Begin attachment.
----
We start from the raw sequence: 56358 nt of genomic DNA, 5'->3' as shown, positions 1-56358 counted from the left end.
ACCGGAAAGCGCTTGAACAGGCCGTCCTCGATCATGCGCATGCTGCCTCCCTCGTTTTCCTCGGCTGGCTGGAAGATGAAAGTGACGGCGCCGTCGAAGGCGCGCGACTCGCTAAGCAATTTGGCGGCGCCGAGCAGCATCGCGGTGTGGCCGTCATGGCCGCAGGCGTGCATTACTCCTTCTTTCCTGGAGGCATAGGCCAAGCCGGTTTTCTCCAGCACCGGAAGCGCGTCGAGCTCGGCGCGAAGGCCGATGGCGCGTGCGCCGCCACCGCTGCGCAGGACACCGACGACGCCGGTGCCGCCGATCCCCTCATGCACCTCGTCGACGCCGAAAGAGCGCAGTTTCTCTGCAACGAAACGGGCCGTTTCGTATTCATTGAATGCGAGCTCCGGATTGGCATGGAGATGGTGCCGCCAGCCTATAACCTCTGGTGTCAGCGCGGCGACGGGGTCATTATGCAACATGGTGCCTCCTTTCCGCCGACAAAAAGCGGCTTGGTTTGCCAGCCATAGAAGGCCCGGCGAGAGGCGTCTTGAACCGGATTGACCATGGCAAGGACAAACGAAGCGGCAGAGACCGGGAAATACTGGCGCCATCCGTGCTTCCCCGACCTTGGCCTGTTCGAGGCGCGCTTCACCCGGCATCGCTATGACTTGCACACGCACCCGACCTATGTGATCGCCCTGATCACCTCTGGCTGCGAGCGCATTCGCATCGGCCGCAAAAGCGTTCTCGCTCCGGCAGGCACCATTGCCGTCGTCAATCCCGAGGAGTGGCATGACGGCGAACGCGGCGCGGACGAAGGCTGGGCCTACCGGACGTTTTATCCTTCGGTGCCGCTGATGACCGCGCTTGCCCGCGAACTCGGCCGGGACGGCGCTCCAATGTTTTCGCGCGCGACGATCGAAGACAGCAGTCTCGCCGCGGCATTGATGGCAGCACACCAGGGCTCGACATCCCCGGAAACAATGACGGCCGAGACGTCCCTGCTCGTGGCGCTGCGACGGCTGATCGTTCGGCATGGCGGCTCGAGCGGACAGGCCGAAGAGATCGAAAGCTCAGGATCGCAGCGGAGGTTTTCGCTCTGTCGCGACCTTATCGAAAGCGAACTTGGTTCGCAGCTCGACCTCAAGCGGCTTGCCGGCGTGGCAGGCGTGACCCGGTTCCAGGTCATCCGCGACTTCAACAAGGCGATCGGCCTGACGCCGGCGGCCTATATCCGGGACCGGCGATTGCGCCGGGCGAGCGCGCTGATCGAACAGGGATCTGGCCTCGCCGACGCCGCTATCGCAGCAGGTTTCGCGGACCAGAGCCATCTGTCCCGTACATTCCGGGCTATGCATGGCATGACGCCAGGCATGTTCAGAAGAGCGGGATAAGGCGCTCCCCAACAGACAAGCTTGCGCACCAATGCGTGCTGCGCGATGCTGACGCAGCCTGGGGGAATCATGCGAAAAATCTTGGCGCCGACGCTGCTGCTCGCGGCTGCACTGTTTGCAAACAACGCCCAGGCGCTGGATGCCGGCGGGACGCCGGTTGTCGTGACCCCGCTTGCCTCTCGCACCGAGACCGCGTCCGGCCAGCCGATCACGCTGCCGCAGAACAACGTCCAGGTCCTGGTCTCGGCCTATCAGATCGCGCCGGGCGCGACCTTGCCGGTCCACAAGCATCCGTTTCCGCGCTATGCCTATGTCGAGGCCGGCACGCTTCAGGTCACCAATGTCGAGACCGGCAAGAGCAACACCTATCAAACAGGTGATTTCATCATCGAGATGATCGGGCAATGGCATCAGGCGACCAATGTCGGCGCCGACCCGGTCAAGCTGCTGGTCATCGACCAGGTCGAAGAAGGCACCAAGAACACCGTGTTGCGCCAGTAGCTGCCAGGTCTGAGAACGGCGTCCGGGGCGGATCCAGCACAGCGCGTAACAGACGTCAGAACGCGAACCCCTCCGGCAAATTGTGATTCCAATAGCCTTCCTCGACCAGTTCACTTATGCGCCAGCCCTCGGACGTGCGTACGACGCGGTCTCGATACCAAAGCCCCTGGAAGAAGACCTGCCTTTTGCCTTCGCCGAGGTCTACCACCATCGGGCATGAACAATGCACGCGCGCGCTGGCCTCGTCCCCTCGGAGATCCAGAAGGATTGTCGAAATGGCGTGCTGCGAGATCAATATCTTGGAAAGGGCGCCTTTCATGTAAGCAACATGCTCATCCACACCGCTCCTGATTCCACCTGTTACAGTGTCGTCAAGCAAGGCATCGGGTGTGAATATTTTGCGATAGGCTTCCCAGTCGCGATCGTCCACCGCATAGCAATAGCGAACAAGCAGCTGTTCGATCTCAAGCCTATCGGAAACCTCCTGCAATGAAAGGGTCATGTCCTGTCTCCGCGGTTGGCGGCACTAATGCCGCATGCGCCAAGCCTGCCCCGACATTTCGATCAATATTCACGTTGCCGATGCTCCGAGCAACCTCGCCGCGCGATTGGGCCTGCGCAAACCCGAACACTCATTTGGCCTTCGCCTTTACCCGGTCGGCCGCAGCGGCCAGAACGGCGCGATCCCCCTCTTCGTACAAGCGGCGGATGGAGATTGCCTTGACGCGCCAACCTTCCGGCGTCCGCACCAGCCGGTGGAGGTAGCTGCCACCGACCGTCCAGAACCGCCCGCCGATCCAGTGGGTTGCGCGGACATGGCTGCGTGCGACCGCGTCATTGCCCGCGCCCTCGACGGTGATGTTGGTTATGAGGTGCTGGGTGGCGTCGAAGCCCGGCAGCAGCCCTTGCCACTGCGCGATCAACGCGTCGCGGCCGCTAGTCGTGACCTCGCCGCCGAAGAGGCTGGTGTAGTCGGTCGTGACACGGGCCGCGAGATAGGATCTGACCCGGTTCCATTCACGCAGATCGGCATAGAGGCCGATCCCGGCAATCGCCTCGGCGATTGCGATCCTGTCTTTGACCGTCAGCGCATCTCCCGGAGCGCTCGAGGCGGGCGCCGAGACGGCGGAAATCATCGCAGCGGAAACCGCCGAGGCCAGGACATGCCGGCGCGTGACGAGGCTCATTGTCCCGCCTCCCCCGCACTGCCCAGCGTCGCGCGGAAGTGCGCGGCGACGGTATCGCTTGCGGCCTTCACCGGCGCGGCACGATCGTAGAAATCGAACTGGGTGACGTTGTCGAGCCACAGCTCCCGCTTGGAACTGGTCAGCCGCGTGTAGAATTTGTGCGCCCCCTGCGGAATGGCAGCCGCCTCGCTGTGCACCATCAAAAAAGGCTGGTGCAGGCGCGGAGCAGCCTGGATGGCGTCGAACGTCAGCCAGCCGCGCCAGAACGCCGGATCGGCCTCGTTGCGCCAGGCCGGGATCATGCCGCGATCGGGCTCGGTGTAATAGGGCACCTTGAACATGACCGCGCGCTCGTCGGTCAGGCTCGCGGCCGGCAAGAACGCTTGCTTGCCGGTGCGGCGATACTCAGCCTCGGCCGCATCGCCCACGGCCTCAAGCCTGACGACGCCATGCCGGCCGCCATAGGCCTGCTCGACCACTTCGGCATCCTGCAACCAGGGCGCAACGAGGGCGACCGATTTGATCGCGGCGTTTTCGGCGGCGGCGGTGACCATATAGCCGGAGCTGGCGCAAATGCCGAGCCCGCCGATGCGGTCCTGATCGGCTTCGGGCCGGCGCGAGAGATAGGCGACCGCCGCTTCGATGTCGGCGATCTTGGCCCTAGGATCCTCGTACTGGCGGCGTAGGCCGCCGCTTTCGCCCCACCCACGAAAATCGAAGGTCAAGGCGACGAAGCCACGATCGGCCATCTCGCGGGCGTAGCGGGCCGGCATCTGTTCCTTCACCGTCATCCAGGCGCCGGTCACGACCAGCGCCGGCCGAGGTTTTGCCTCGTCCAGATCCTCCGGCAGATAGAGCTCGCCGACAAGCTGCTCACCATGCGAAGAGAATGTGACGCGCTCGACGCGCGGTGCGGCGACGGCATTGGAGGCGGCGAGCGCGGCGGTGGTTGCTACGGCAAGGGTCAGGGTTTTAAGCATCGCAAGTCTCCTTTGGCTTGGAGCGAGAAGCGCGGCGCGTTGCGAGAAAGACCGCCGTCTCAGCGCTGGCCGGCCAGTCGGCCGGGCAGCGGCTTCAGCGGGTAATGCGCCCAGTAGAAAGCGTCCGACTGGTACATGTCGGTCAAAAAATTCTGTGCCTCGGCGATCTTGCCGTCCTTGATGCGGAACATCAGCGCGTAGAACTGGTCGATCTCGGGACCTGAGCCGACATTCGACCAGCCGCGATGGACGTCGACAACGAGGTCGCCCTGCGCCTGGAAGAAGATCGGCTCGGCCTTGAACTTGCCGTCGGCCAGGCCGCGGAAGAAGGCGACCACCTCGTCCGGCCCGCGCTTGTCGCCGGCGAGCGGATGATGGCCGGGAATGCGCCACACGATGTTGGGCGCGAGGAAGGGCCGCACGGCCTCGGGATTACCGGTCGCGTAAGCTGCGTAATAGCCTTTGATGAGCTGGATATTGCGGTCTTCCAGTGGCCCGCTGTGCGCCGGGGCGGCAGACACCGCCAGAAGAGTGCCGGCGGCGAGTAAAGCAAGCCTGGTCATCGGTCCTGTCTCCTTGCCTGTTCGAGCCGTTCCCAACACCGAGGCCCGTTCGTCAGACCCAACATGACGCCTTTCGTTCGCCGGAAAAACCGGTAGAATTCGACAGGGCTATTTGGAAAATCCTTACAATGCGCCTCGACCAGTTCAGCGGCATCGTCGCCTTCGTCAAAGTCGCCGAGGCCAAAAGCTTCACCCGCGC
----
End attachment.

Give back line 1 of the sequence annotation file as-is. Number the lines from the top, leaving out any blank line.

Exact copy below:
We start from the raw sequence: 56358 nt of genomic DNA, 5'->3' as shown, positions 1-56358 counted from the left end.